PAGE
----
Hackers are also playing along: How cybercriminals attack sports events
The Olympics are all about athletic competition. But the Games and many other sporting events have long been the target of cybercriminals.
Whether it was the Olympics in Rio de Janeiro, Pyeongchang or Tokyo, the Tour de France or the recent pan-European Championship, cybercriminals have carried out attacks on participating systems and networks at all of these major sporting events in recent years. But also state actors have tried to disrupt the games by cyberattacks in the past, as this report shows. The attackers’ goal here has usually been to use the big stage for themselves and humiliate the rival nation. Criminals, on the other hand, often target users’ private customer data that accumulates around sporting events.
The attack of bots
One way in which cybercriminals obtain sensitive data from fans is through the use of bots. During major sporting events, traffic to betting and gambling sites increases. Customers often leave sensitive data such as account information and even amounts of money there, which naturally offers criminals a lucrative target. Comment sections in particular are then increasingly spammed with bot messages. For example, bot traffic increased by 103 percent during the Tokyo Olympics, according to cybersecurity company Imperva. The use of bots also increased during EURO 2020. The great danger lies in the takeover of user accounts with the help of the bots and the resulting loss of account data and monetary amounts.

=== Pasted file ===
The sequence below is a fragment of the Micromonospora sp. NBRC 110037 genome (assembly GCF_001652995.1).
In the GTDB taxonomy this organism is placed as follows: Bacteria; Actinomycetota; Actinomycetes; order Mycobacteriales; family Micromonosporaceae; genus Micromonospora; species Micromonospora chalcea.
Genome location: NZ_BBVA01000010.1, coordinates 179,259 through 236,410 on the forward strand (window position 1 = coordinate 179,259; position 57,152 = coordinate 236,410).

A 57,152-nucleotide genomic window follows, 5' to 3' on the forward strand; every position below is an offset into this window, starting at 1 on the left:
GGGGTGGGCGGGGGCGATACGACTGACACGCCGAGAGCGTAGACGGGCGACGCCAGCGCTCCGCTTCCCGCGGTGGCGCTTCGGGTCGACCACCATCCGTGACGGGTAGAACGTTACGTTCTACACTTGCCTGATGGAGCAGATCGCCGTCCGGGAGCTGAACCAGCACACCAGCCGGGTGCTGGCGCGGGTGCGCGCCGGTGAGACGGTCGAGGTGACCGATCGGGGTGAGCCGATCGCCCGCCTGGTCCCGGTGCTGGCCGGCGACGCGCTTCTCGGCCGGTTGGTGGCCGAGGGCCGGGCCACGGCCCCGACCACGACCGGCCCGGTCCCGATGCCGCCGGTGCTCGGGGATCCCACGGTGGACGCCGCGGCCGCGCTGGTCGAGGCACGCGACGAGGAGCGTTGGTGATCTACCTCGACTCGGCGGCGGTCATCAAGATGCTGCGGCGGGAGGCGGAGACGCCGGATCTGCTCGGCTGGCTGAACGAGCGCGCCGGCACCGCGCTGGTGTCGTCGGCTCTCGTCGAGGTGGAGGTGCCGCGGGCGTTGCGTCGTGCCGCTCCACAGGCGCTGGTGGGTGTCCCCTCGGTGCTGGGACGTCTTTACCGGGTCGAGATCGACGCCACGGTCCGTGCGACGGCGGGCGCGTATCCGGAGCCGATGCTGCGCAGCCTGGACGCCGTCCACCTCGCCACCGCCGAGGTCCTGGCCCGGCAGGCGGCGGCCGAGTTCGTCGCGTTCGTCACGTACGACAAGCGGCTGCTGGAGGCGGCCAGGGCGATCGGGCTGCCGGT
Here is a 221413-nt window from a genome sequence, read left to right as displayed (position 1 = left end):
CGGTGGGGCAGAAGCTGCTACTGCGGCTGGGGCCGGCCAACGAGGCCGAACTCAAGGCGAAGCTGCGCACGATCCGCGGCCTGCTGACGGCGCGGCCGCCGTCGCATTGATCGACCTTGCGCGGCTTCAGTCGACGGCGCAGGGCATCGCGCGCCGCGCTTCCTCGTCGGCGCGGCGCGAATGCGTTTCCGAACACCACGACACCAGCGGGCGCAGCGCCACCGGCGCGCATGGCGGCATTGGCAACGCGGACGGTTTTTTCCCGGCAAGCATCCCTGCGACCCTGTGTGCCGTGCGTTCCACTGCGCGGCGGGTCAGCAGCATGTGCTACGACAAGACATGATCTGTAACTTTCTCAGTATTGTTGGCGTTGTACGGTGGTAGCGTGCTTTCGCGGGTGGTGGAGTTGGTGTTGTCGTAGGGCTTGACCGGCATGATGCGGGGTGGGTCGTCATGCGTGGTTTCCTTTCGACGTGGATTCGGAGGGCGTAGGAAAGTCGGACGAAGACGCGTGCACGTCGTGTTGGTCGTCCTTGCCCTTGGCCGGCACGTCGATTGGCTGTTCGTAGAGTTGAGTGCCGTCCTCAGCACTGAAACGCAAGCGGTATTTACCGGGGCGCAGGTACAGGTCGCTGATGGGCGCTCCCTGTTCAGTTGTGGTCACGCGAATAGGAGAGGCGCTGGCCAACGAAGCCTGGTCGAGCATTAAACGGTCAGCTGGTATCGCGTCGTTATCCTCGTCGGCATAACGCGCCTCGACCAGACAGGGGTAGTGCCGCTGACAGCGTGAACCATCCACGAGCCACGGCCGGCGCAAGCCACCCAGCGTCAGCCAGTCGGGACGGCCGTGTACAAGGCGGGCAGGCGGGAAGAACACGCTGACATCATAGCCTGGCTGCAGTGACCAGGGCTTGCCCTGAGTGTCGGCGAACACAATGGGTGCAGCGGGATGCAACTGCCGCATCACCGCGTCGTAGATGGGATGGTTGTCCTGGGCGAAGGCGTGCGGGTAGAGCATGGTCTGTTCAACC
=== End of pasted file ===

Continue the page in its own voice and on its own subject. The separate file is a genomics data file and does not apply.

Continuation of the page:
The goal Olympics
Once in a lifetime at the Olympics is a goal that hackers have also set for themselves. And successfully, as the attacks on the Games in London, Rio de Janeiro and Pyeongchang show. In London and Rio, so-called DDoS attacks were carried out on the power supply during the opening ceremony and on the systems of the organizers and participating organizations. In Pyeongchang, even the booking system for online tickets temporarily failed. However, the attackers here are likely to be less interested in sensitive data than in achieving political goals. Russian hackers have already been charged in the USA for the attacks on the Olympic Games.
Cyberattacks on sporting events are on the rise, in parallel with the general increase in such attacks in recent times. Sports competitions are thus increasingly becoming a battle between hackers and cybersecurity officers.
Source cover image: AdobeStock / leographics